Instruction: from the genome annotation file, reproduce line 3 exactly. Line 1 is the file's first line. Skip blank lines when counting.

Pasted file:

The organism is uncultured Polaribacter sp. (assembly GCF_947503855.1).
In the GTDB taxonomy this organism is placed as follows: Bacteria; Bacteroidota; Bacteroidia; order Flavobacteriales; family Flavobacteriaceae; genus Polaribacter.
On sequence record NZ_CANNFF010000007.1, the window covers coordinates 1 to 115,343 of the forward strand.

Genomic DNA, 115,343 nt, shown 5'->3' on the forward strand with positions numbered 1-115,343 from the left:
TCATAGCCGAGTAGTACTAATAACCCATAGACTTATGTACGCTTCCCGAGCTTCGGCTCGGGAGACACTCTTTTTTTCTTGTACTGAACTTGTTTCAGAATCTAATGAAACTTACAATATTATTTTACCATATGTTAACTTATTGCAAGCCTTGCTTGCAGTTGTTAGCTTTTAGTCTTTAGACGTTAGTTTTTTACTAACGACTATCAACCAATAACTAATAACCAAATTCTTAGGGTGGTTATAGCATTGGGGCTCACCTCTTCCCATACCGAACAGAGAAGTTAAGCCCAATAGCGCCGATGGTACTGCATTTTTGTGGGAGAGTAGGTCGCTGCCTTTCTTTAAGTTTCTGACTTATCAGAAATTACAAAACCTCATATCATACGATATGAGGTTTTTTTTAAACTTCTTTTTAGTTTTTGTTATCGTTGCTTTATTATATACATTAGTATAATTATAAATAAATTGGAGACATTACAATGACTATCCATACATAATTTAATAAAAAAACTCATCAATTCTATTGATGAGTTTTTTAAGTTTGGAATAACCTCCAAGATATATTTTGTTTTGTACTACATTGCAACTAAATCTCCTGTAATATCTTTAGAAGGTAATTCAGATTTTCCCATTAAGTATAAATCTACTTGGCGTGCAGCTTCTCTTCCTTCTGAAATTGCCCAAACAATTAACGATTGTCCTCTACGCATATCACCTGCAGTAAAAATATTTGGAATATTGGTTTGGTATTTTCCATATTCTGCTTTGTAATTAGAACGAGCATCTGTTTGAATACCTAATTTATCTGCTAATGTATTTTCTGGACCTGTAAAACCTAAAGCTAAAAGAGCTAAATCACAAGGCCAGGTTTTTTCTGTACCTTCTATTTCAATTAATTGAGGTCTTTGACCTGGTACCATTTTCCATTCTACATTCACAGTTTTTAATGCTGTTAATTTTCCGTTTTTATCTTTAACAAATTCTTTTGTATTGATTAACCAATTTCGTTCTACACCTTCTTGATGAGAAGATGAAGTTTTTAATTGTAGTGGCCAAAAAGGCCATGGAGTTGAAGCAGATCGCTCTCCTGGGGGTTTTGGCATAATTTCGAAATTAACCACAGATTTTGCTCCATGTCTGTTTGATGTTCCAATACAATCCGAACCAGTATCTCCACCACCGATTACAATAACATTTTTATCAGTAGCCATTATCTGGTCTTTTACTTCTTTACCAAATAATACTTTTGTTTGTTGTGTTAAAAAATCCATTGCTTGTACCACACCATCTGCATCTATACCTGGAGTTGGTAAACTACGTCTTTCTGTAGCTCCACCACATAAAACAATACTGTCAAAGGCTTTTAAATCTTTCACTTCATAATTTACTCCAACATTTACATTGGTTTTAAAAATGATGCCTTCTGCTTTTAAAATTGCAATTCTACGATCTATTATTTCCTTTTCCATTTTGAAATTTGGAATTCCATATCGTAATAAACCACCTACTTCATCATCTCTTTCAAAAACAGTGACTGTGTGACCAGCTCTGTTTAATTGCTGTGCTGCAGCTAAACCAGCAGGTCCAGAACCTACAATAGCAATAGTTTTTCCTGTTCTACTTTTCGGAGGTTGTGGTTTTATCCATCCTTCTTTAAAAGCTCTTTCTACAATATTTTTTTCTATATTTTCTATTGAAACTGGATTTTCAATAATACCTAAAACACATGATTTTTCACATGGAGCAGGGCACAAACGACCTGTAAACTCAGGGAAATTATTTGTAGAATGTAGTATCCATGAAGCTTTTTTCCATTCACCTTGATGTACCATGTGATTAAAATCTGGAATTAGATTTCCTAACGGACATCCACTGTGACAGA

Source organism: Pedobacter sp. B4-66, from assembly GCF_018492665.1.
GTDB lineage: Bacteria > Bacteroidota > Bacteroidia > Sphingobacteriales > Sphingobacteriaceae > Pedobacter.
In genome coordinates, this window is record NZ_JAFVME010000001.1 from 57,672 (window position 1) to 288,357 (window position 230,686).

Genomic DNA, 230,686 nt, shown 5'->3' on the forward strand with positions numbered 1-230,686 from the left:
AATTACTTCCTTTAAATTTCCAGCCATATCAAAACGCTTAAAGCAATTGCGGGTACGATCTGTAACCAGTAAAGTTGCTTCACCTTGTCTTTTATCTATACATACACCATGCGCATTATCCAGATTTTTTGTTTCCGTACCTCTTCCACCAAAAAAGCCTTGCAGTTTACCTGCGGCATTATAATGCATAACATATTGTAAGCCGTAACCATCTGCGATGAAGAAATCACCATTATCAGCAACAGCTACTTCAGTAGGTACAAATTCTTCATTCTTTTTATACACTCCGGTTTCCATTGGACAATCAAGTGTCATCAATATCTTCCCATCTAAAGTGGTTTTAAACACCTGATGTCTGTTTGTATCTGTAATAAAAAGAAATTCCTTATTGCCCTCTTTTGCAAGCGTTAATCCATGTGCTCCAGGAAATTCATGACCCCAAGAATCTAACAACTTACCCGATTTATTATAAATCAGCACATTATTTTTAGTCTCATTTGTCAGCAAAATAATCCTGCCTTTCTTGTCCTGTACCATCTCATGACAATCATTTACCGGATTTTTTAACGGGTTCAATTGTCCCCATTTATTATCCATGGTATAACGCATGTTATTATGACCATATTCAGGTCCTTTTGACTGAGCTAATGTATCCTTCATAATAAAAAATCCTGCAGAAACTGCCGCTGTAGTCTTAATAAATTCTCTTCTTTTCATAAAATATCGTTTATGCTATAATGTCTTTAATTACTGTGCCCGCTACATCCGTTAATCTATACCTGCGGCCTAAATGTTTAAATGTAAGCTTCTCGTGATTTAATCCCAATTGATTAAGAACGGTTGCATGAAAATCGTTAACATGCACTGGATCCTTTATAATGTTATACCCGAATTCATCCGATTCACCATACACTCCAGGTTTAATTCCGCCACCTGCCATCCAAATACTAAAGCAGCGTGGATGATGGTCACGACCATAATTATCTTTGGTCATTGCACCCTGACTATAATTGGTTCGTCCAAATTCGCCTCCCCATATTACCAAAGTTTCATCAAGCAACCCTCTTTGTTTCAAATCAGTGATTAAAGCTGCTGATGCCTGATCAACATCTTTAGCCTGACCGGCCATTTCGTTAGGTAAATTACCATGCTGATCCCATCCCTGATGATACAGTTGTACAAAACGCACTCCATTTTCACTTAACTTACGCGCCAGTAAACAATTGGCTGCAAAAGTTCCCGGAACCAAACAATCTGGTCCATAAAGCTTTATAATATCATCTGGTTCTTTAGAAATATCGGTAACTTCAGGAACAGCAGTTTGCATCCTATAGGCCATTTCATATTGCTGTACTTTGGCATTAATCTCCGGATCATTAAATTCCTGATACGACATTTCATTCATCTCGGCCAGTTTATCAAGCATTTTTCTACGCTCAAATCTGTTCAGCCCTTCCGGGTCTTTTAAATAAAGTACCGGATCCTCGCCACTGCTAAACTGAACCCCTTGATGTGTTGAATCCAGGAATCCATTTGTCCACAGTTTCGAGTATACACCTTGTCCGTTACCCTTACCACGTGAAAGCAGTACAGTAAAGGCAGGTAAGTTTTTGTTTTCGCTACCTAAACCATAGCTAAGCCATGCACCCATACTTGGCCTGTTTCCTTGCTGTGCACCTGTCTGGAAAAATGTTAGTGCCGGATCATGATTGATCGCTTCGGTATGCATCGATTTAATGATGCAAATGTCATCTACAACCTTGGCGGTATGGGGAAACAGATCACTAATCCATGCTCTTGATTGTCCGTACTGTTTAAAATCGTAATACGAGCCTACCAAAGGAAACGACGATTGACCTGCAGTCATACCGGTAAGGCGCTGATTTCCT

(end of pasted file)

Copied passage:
On sequence record NZ_CANNFF010000007.1, the window covers coordinates 1 to 115,343 of the forward strand.